A Bookaholic, Pro-life, Pro-Family, Pro-Oxford Comma, Catholic (with Asperger's) who reads and writes as her obsession. I've been reading over 400 books a year lately. These are my ramblings on some of the books I read. To read about all the books I read and comment on, visit me at LibraryThing or Goodreads.

I've been blogging since 2007 and at this point (July 2015) am trying my hand at turning the theme of this blog towards mystery, thriller, and crime, fiction and nonfiction. I have some special interest topics and categories within this broad genre which include (but are not limited to) serial killers, scandi-crime, Victorian history and historicals, history of the criminally insane and asylums, psychopathology, death, funerary practices and burial, corpses, true crime and anything dealing with the real life macabre, or that portrayed in fiction.

I also read a short story a day from various collections, sometimes anthologies othertimes collections of a single author's work. These reviews are also posted here and while they are of mixed genre the mystery, thriller, horror, gothic and macabre often appear within their pages as well.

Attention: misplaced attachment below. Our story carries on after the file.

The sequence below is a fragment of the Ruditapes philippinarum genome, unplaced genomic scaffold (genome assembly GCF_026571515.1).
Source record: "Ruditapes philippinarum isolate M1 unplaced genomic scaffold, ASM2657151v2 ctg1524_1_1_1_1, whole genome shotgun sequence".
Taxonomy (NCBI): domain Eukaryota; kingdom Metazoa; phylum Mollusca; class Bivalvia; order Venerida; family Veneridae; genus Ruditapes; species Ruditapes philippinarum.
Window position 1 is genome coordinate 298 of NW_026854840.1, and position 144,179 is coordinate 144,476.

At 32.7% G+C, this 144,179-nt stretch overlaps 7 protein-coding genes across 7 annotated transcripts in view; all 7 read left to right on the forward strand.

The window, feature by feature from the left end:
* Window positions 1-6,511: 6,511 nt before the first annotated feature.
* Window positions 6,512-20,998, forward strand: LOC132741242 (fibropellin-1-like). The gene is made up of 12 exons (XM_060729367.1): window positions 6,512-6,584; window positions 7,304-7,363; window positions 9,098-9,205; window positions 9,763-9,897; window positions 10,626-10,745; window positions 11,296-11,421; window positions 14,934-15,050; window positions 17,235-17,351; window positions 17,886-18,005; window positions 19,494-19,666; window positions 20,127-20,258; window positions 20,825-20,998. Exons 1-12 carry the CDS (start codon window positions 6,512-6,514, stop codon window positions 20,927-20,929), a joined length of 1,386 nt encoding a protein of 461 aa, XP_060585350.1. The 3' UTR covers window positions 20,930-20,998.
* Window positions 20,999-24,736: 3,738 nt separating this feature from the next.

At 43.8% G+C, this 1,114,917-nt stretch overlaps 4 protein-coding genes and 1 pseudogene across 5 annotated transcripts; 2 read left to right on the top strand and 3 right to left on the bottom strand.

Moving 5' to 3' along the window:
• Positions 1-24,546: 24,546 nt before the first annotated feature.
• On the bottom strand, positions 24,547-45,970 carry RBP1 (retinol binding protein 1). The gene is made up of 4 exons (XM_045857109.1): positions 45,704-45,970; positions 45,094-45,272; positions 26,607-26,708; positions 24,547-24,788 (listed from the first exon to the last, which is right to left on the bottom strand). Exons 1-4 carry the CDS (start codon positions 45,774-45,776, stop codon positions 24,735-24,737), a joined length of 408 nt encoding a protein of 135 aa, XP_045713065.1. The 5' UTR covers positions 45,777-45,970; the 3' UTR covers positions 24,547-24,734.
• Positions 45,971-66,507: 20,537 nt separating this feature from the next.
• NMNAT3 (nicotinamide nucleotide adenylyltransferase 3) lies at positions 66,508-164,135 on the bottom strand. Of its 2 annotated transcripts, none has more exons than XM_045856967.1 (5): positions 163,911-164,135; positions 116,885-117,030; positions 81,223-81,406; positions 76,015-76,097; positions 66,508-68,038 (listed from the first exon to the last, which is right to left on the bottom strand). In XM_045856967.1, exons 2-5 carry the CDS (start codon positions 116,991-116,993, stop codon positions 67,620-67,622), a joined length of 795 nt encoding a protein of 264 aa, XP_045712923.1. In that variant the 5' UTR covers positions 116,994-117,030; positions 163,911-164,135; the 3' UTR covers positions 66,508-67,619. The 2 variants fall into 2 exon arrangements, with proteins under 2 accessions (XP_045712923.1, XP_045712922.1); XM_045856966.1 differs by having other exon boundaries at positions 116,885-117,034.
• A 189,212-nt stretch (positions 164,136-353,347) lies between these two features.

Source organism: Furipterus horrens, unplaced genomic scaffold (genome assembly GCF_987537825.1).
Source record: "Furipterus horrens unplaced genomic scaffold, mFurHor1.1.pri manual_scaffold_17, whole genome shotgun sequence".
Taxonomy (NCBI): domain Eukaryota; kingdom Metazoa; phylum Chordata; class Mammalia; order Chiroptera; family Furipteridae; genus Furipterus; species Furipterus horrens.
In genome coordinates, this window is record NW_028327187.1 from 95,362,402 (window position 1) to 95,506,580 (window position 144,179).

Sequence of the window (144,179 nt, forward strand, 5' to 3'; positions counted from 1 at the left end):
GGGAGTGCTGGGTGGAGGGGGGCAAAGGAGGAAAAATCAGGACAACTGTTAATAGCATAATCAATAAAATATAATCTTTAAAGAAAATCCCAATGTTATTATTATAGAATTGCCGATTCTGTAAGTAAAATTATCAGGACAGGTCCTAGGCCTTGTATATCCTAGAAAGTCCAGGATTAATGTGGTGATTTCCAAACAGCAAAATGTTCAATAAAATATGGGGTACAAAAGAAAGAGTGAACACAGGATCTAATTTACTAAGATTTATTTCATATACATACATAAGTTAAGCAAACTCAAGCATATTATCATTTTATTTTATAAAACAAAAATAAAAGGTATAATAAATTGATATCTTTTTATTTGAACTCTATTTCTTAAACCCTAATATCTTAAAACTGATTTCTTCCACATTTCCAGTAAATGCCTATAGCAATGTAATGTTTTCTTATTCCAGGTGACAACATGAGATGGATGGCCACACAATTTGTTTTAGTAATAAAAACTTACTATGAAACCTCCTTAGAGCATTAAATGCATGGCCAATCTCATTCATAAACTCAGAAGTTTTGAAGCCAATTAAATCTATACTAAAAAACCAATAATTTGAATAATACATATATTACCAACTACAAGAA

I also blog about
graphic novels and manga on a separate BLOG.

Sunday, March 27, 2016

The Thirty-Nine Steps by John Buchan

The Thirty-Nine Steps by John Buchan
My rating: 1 of 5 stars

Paperback, 138 pages
Published 1982 by Pan Books
(first published 1915)
Source: used book sale

Richard Hannay series (#1)

I thought this would be fun, having seen the Hitchcock film numerous times but it was an utter disappointment. I had to really force myself to finish the book. It followed a chapter by chapter formula of Hannay on the run, meets with character, gets fed, gets new disguise, talks about case, gets sent off to next person who will help him on the way. Next chapter, repeat. Each chapter title even tells you who he is going to meet: The Adventure of the Literary Innkeeper, Radical Candidate, Spectacled Roadman, and so on. It was very tedious reading and I honestly kept forgetting what the plot was each time I picked up the book. Even though it's such a short book I had to take it in small bites. I'm the last person to judge older books by modern sensibilities, but even I found its flippant empirical racial quips hard to swallow including coming from the time it was written. "'I haven't the privilege of your name, Sir, but let me tell you that you're a white man." Anyway, it was boring and I can't see myself ever picking up a book by Buchan again.

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